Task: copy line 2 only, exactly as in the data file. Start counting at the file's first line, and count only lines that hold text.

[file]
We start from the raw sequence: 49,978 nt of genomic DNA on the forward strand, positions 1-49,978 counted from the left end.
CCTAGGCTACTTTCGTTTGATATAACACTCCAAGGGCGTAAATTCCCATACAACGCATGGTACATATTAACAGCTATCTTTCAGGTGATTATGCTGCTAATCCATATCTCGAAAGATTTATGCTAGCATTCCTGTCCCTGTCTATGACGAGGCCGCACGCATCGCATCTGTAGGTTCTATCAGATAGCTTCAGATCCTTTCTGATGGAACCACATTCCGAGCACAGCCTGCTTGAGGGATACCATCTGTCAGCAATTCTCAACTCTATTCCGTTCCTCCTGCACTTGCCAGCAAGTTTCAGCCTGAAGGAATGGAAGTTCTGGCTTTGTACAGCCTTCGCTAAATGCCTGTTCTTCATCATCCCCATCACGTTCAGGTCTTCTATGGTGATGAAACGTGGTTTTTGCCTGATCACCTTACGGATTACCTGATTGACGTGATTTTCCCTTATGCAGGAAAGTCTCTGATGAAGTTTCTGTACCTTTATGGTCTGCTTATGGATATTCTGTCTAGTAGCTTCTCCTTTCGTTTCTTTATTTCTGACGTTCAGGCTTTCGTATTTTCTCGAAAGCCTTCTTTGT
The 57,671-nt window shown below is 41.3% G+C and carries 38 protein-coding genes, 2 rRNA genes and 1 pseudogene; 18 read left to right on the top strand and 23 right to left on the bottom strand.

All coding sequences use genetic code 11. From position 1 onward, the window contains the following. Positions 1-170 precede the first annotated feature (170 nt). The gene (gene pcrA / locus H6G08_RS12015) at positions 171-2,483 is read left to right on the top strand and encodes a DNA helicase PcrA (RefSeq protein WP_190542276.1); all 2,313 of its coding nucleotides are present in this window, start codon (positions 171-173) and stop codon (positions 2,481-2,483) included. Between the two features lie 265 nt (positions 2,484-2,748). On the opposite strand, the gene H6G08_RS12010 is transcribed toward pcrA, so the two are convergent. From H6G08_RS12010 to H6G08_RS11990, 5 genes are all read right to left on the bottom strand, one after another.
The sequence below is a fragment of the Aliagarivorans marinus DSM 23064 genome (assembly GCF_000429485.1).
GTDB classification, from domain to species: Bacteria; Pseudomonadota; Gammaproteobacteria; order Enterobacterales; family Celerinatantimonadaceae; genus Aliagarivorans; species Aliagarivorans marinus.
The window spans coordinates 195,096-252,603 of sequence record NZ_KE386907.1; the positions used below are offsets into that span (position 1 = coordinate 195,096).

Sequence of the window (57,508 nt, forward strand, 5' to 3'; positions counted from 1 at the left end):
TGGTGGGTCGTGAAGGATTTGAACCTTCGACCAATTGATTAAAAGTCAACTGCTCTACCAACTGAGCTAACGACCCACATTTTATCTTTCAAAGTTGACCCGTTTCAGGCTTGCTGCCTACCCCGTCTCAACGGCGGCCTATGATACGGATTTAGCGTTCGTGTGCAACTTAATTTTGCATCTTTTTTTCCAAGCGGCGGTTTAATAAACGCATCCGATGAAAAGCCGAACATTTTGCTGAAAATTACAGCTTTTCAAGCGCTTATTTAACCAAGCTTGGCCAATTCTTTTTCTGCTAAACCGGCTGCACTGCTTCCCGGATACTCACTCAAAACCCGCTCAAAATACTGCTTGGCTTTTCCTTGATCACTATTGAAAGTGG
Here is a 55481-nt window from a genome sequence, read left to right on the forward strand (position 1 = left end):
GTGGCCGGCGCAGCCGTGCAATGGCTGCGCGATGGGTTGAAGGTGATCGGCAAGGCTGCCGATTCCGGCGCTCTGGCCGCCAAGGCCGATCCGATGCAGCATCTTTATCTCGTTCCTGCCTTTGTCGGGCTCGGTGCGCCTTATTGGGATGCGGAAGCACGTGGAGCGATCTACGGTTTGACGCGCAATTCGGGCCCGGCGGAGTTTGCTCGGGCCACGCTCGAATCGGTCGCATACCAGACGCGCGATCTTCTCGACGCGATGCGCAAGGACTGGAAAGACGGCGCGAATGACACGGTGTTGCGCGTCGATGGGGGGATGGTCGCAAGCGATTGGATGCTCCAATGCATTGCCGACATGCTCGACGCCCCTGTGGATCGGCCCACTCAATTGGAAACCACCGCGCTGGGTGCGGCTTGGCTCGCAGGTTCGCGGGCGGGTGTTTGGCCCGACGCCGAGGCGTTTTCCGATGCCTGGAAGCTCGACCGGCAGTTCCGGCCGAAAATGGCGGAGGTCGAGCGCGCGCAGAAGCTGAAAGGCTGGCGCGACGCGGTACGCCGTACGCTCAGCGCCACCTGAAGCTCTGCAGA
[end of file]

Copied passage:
CCTAGGCTACTTTCGTTTGATATAACACTCCAAGGGCGTAAATTCCCATACAACGCATGGTACATATTAACAGCTATCTTTCAGGTGATTATGCTGCTAATCCATATCTCGAAAGATTTATGCTAGCATTCCTGTCCCTGTCTATGACGAGGCCGCACGCATCGCATCTGTAGGTTCTATCAGATAGCTTCAGATCCTTTCTGATGGAACCACATTCCGAGCACAGCCTGCTTGAGGGATACCATCTGTCAGCAATTCTCAACTCTATTCCGTTCCTCCTGCACTTGCCAGCAAGTTTCAGCCTGAAGGAATGGAAGTTCTGGCTTTGTACAGCCTTCGCTAAATGCCTGTTCTTCATCATCCCCATCACGTTCAGGTCTTCTATGGTGATGAAACGTGGTTTTTGCCTGATCACCTTACGGATTACCTGATTGACGTGATTTTCCCTTATGCAGGAAAGTCTCTGATGAAGTTTCTGTACCTTTATGGTCTGCTTATGGATATTCTGTCTAGTAGCTTCTCCTTTCGTTTCTTTATTTCTGACGTTCAGGCTTTCGTATTTTCTCGAAAGCCTTCTTTGT